Ferrari took the wraps off the cars it previewed a couple of weeks ago, giving us more details on the 812 Competizione and 812 Competizione A, the automaker’s new limited-edition sportscar based on the 812 Superfast. The 812 Competizione A is the Targa-top version. The presentation took place in the recently opened GT Sporting Activities Department, next to Ferrari’s Fiorano track, “further strengthening the inextricable link between Maranello’s road-going sports cars and the peerless racing DNA developed as a result of over seven decades of success on the world’s circuits,” the company said. A Ferrari official told Autoweek that all 999 versions of the hardtop version are already sold, as are the 599 targas. The official also told us the hardtop starts at $598,567, the Targa at 694,549.
Ferrari says the two new cars have “raised the bar to new heights” in terms of the engine, vehicle dynamics and aerodynamics. As we reported a couple weeks ago the front-mounted naturally aspirated 6.5-liter V12’s power is up from 789 hp to 819 hp. Modifications include a new valve-timing mechanism and new exhaust system.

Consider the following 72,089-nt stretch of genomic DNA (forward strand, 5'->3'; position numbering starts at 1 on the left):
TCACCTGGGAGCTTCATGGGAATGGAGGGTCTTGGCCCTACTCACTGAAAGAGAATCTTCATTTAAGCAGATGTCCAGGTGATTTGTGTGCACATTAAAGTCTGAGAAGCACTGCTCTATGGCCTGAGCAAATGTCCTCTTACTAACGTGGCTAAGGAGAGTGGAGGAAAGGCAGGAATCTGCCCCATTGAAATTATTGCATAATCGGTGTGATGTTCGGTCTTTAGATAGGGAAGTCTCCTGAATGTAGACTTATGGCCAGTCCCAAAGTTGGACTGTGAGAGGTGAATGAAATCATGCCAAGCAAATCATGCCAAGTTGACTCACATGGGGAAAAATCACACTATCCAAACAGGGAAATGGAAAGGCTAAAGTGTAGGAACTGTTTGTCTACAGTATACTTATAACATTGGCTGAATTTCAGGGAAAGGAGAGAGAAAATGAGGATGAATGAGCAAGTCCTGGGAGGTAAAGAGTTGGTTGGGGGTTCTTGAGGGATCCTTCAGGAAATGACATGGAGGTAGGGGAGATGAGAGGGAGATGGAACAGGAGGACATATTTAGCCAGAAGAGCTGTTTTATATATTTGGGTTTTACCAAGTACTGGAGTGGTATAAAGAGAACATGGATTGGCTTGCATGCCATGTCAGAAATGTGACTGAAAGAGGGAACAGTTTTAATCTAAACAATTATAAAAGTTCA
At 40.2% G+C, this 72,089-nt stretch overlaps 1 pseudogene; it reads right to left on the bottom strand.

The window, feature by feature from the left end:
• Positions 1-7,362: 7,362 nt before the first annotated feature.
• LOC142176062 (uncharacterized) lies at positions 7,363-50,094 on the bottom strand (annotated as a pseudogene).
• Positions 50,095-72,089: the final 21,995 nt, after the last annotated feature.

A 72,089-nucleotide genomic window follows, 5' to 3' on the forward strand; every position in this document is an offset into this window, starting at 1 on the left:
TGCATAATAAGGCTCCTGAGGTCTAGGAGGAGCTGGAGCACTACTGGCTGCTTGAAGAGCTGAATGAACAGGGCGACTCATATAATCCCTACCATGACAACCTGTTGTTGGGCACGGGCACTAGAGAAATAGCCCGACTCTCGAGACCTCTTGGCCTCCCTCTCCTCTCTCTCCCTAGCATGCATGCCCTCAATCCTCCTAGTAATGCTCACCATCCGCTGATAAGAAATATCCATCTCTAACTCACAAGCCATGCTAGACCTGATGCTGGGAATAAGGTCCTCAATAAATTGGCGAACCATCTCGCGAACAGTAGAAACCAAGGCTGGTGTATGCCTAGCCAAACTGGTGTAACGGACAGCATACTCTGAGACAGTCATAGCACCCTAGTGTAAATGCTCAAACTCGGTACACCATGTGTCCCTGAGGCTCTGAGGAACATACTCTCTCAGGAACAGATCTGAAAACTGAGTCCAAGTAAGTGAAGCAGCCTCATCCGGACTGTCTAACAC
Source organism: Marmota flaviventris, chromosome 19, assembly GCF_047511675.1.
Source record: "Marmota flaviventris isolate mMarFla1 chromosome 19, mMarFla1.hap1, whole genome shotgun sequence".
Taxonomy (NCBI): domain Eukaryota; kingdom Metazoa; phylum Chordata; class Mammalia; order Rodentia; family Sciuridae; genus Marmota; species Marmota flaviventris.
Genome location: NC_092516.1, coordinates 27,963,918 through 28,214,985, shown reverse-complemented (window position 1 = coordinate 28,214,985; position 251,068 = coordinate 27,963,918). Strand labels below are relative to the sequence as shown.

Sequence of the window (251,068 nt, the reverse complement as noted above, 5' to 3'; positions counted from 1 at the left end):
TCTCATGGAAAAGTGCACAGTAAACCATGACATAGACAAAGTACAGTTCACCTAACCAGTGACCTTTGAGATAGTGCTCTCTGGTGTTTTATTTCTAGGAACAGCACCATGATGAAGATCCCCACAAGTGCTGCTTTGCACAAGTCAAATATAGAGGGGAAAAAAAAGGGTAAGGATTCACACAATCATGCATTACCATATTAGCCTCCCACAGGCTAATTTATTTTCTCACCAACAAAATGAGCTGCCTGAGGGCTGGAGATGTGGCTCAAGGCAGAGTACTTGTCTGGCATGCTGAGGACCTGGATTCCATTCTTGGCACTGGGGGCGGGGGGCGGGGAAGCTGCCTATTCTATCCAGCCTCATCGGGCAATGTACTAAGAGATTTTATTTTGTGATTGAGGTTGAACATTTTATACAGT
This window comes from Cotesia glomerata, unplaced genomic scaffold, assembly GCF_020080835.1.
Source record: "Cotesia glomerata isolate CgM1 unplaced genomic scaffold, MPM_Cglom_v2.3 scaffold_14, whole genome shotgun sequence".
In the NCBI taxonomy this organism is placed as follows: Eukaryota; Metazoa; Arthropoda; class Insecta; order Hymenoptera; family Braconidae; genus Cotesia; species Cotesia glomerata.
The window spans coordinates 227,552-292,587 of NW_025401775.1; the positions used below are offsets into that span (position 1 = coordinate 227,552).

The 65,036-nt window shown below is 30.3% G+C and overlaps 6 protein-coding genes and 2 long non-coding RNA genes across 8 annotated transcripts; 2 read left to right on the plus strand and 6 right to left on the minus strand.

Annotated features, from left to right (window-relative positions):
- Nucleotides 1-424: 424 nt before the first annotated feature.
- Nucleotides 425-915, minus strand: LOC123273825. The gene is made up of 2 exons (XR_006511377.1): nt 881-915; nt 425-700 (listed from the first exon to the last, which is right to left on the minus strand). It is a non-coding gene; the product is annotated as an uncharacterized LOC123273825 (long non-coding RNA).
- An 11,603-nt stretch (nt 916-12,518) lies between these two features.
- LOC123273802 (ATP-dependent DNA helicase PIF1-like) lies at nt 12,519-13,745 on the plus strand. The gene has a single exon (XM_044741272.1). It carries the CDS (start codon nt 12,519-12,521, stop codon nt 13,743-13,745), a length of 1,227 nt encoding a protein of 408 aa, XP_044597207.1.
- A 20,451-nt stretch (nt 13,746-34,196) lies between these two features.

Ferrari says the rev limit is up from 8900 rpm to 9500 rpm, making it Ferrari’s highest-revving production engine ever thanks to titanium connecting (40 percent lighter), a lighter crankshaft, and a revised intake system. The Competizione uses the Superfast’s seven-speed dual-clutch automatic gearbox but with five percent faster shift times. The Competizione is claimed to be capable of accelerating from 0-62 mph in 2.85 seconds and on to a top speed of 211mph.
Other changes include the seventh iteration of Ferrari’s Side Slip Control (SSC) traction and stability control system and handling enhancements such as four-wheel independent steering. Ferrari says this extends “the feeling of agility and precision when cornering, as well as providing unparalleled responsiveness to steering inputs.” The new car uses more carbon fiber and has revised aero pieces including new bumpers, splitters, and diffusers as well as an aluminum panel rather than a glass rear window—all for more downforce. “Every modification is a faithful expression of Ferrari’s core belief that form must always follow function,” the company says.
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